7.     Some of you are really tired about hearing about the auto-revocation updates. I keep doing it because they do impact the rest of my work. As of March, we’ve had about 500,000 organizations that have shown up on the automatic revocation list for failure to file for three years. About 37,000 organizations have come back and requested reinstatement. What I find really interesting is about 44,500 private foundations were auto revoked for failure to file. That was a surprise to me. I did not expect that in the private foundation world. And about 400 of those have come back and regained their exemption. (remarks of Lois Lerner, Director, Exempt Organizations, as delivered to attendees of the annual Washington Non-Profit & Tax Conference as published in EO Tax Journal)
8.     There are new accusations against the late acting president of Southern Vermont College, James Beckwith. The Bennington Banner reports federal authorities now allege that Beckwith embezzled  $110,000 in addition to the $440,000 he's already accused of taking from the school. Beckwith was found dead at his South Londonderry home on February 20 from an apparent self-inflicted gunshot wound.
9.     More than seven in 10 nonprofits expect their donations to increase this year, even amid a challenging economic and political climate, according to a survey to be released this week. The Nonprofit Research Collaborative, a group of nonprofits and fundraisers that conducts polls on the state of giving twice a year, did the study of nearly 1,200 charities.
Among the other findings:
·       Half of the charities reported an increase in big gifts.
·       Six out of 10 said online giving rose as well last year.
·       Sixty-three percent of the organizations said they met their fundraising goals.
·       Of the 59 percent of the charities that strove for a higher fundraising goal for 2012 than in 2011, 77 percent hit the target.
Justice Watch
Judges, prosecutors and others have coddled criminals convicted of charity fraud in their sentencing…and it is rampant. All use jail overcrowding and other spurious excuses for lenient prosecution and sentencing. Restitution is frequently ordered in lieu of prison, but it is seldom discharged with less than 50% of the criminals even paying one penny. This result is a free pass for the criminals. We are watching!! (just a few examples).
1.     A father and daughter were sentenced for embezzling $680,000 from a local non-profit and it shows had bad things have gotten worse.  Phillip Field executive manager and Darlene Ocampo was the office manager for the Kern County Builders Exchange.  Field received five years probation and 750 hours of community service after he pleaded no contest to one count of grand theft property. He will also have to pay $50,000 in restitution to the Kern County Builders Exchange. The District Attorney's office says Ocampo was originally sentenced to eight years in prison, but that was reduced to only one year because she's battling breast cancer. Along with jail time, she was given 10 years probation and will have to pay $630,000 in restitution to the organization. The District Attorney's office says Ocampo used company money on items such as a new motor home, a truck, diamond earrings, taking extravagant trips to Las Vegas, and going on cruises to several destinations. “Darlene Ocampo can't be trusted with money, so she was ordered not to have a checking account while on probation”. Studies indicate that there is little likelihood that the restitution will be discharged.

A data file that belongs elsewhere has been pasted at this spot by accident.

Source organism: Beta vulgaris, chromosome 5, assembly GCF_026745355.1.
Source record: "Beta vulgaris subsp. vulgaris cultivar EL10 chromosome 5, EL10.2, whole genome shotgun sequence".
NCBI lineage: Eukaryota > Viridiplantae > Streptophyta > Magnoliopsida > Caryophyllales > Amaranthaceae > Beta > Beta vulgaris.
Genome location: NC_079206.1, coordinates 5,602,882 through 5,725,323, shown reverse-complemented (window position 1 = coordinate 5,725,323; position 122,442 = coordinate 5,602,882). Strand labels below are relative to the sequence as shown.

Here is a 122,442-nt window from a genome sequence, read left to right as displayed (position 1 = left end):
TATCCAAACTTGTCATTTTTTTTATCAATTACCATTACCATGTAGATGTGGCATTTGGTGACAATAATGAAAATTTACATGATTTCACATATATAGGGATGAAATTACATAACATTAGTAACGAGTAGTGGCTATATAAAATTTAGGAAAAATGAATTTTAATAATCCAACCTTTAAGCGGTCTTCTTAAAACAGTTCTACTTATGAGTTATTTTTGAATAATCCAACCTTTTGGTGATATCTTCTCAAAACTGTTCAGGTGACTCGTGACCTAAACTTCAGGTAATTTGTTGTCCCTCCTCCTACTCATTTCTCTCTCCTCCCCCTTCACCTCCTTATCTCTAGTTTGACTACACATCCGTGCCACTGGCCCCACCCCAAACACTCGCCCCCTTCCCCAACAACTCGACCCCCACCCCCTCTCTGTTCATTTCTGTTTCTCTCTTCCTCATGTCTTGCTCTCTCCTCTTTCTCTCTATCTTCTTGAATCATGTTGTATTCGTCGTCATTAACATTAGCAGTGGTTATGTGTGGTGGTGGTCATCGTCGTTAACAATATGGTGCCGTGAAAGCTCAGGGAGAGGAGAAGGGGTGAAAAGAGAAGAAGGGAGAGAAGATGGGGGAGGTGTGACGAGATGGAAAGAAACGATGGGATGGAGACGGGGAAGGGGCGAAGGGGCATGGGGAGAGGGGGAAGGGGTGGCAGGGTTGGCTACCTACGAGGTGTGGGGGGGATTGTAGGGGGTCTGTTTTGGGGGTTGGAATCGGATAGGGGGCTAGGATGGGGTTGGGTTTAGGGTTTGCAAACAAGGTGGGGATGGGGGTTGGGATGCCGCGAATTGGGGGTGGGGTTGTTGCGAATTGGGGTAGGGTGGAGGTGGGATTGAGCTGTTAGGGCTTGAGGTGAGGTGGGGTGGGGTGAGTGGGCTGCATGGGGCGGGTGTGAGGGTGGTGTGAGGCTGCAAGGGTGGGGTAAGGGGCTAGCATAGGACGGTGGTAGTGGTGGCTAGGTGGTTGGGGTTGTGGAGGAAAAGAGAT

2.     Former state Sen. Shirley Huntley‘s accomplices in a scam that bilked taxpayers out of nearly $30,000 through a do-nothing nonprofit received light sentences in State Supreme Court in Nassau County. Each received probation and agreed to pay restitution after pleading guilty to pocketing the state funds.
3.     A former business manager who embezzled funds from Torrington (CT)-based nonprofit LARC received a suspended prison term and probation. She took $31,589.  She charged to LARC’s credit card at grocery stores, Macy’s and Staples, the cost of forensic accounting used to discover the malfeasance and the cost of LARC’s attorney’s fees related to the incident.
4.     A former Chicago Public Schools teaching assistant was sentenced to four years of probation after she admitted stealing more than $24,000 from a Northwest Side school to pay off credit card bills, prosecutors said. Sonia Lopez pleaded guilty to one count of felony theft before Judge Maura Slattery-Boyle. In addition to probation, Slattery-Boyle ordered Lopez to repay $24,544.69 to the school that she stole from, said a spokeswoman for the Cook County state's attorney's office.